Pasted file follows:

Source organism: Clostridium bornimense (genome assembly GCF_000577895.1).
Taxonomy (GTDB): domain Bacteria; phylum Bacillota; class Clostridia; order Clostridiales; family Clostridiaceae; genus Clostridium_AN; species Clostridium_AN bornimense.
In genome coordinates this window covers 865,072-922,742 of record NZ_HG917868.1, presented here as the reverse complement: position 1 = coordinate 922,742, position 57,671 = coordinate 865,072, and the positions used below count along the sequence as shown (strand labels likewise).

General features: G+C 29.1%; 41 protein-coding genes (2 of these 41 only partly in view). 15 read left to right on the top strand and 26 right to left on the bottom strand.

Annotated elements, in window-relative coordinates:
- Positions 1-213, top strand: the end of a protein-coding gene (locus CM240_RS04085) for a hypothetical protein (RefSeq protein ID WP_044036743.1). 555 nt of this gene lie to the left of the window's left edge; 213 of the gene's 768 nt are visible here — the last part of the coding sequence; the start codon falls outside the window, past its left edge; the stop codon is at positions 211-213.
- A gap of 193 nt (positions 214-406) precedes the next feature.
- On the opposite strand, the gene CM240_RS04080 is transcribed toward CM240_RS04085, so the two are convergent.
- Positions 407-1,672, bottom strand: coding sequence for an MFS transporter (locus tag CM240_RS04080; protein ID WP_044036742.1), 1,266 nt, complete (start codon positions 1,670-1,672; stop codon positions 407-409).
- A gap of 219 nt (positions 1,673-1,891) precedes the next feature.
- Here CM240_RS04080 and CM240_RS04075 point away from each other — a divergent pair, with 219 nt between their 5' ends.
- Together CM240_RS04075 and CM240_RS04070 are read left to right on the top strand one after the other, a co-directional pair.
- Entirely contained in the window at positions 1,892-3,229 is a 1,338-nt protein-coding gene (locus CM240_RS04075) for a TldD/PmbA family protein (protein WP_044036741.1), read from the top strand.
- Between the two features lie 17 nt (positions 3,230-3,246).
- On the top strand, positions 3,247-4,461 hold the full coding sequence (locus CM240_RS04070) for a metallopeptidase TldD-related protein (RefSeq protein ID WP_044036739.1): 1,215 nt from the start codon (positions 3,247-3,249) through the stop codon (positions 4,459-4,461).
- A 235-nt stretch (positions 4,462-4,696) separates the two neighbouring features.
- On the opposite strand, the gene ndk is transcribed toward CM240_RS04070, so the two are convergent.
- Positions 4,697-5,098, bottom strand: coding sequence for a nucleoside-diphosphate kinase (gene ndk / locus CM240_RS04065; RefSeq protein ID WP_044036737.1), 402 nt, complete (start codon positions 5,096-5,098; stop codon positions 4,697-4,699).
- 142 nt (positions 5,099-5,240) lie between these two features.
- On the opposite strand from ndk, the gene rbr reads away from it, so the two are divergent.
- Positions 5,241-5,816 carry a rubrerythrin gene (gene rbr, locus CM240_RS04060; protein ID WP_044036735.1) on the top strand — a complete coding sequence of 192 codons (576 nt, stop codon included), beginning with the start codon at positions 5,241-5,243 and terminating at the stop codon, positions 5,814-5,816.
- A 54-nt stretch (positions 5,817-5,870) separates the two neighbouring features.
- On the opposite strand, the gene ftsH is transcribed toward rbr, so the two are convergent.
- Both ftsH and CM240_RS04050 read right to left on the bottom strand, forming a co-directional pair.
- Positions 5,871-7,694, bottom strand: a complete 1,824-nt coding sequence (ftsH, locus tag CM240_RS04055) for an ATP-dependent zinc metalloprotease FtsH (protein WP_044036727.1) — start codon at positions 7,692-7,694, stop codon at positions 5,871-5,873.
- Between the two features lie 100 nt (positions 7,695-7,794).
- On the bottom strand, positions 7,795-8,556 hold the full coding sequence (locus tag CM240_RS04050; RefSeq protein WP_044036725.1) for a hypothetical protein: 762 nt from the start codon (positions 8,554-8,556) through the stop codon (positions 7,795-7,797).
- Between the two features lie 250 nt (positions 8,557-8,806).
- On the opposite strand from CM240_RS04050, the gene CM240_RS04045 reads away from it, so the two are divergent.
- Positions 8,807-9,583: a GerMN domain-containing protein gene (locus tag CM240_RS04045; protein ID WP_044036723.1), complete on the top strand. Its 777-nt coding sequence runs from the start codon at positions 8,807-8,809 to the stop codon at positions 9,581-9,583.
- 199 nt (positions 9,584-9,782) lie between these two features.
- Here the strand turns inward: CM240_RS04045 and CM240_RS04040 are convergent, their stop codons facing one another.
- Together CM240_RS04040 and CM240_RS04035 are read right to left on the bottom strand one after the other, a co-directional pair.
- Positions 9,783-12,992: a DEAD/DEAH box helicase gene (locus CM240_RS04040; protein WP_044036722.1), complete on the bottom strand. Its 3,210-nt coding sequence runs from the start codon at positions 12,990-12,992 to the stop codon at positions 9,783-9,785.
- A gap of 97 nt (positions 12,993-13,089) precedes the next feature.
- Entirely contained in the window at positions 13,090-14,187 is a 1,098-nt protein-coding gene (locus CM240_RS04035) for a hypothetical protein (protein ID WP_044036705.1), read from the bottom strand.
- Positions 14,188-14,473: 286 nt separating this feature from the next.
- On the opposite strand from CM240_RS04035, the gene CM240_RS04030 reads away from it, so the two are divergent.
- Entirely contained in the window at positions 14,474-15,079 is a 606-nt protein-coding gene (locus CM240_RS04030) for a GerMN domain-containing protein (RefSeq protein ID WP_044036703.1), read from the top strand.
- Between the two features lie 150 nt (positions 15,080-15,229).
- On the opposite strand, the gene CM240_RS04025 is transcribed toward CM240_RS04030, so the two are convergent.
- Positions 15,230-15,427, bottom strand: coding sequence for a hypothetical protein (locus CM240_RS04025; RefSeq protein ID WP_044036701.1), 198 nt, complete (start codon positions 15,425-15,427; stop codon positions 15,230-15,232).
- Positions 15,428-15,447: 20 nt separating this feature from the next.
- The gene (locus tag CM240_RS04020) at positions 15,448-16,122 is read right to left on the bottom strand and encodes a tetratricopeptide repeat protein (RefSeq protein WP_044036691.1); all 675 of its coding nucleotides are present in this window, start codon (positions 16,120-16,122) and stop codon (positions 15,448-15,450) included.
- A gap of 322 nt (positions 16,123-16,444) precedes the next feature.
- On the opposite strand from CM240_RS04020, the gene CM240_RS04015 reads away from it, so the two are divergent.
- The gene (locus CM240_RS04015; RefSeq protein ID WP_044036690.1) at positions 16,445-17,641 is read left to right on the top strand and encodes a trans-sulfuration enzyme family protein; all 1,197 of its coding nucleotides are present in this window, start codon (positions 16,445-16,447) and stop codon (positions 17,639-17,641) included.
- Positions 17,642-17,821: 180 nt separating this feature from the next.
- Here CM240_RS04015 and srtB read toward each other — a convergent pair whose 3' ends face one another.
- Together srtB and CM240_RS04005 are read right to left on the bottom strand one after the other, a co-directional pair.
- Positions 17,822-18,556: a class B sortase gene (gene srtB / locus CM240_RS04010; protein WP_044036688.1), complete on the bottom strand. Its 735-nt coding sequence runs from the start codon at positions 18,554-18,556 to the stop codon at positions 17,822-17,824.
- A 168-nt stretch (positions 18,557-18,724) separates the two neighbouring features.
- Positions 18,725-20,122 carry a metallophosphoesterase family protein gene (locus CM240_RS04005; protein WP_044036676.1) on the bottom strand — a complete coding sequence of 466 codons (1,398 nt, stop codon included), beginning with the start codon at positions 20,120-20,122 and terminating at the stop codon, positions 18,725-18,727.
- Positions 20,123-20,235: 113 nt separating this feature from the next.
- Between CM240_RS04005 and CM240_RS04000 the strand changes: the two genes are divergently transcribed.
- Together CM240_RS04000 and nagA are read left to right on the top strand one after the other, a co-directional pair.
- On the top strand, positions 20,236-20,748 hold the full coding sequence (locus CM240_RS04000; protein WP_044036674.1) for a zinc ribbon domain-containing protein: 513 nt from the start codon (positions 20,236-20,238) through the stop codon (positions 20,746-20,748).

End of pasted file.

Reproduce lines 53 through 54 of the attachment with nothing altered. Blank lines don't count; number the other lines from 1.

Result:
- Positions 18,725-20,122 carry a metallophosphoesterase family protein gene (locus CM240_RS04005; protein WP_044036676.1) on the bottom strand — a complete coding sequence of 466 codons (1,398 nt, stop codon included), beginning with the start codon at positions 20,120-20,122 and terminating at the stop codon, positions 18,725-18,727.
- Positions 20,123-20,235: 113 nt separating this feature from the next.